At the trial of the cause, the victim, Filiberto Sanchez, testified that after he left a friend's home, he was involved in an auto accident with defendant and some others late on October 21, 1979. He decided to accompany the men to Cicero, Illinois, where they drank beer in a tavern. The victim stepped outside the tavern into an alley with a young lady with whom he had been dancing. In the alley, one of the men pulled a gun on him; another man took his car keys. Mr. Sanchez was ordered into the back seat of his own auto and was partially blindfolded. The car was driven for 30 to 40 minutes. Then the auto stopped and the victim got out into a field. He testified that someone other than defendant held the gun on him. Mr. Sanchez was then ordered to disrobe and was struck twice in the head with the gun. He awoke in the field naked and bleeding from the stomach and head. Walking toward some lights, which were part of the steeple on a church, he jumped a fence with some difficulty and then spotted a police car and was rescued. On cross-examination, he stated that he may have walked one-half hour before reaching the fence.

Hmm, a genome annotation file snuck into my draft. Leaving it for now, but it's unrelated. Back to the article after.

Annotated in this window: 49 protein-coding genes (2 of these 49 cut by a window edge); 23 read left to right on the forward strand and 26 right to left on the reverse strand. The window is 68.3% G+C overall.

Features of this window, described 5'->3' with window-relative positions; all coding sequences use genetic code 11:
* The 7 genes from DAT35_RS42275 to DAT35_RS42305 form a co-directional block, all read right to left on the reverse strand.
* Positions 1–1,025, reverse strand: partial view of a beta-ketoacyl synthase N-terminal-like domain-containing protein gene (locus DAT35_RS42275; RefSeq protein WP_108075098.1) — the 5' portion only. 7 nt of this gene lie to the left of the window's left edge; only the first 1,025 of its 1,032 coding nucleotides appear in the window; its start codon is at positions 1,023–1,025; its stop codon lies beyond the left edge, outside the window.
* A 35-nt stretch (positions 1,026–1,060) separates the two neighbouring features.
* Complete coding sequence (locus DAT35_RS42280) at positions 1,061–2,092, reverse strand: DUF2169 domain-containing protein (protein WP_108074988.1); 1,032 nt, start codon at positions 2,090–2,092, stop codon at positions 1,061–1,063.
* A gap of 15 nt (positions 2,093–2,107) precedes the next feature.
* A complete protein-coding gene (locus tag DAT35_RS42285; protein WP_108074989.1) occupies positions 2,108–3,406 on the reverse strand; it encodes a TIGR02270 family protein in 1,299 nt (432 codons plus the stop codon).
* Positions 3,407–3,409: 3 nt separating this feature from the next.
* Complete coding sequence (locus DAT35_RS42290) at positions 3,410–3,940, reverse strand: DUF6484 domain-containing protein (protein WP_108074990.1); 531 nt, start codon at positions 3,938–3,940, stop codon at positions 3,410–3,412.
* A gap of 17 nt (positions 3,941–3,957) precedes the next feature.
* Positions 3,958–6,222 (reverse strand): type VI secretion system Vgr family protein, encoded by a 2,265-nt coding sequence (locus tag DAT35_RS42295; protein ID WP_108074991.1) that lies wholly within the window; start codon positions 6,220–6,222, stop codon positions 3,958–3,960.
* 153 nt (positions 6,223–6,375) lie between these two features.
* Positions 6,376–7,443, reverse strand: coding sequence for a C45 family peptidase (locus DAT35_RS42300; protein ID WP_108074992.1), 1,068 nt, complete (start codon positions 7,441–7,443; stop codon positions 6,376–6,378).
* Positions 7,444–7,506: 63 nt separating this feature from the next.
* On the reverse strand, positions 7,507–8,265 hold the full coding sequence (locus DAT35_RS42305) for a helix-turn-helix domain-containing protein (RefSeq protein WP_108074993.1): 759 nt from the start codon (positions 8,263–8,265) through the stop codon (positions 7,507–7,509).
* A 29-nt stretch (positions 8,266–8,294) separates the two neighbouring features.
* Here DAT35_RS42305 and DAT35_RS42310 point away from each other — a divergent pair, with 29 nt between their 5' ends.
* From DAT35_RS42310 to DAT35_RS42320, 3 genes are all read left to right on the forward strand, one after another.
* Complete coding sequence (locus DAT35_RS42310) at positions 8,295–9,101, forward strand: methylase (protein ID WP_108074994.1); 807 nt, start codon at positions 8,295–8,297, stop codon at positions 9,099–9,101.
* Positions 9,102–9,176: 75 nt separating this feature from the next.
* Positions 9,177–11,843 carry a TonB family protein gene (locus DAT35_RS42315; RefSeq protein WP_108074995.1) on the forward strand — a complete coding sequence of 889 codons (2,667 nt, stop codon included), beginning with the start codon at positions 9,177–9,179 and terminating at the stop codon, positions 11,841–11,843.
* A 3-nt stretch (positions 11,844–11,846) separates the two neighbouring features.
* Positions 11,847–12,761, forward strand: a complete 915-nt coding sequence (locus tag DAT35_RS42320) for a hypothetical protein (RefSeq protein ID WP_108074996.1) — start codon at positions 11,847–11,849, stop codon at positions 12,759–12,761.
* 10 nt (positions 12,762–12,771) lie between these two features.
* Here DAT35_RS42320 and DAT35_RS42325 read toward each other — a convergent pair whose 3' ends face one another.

Officer Anthony Coniglio of the Oakbrook Police Department testified that he found defendant at 5 a.m. on October 22, 1979, near 31st Street and York Road, which he stated was in Du Page County.

Testimony of various other witnesses related that a knife was recovered from a co-defendant. Mr. Sanchez's car was found parked in a corn field in Onawa, Iowa. It had been repainted black at a Chicago, Illinois, residential garage at which the defendant had been present. Two South Dakota police officers testified that they arrested defendant in that State in October 1979. An Assistant State's Attorney from Cook County, Gerald O'Keefe, testified to a statement made by defendant to him which implicated the defendant in this case.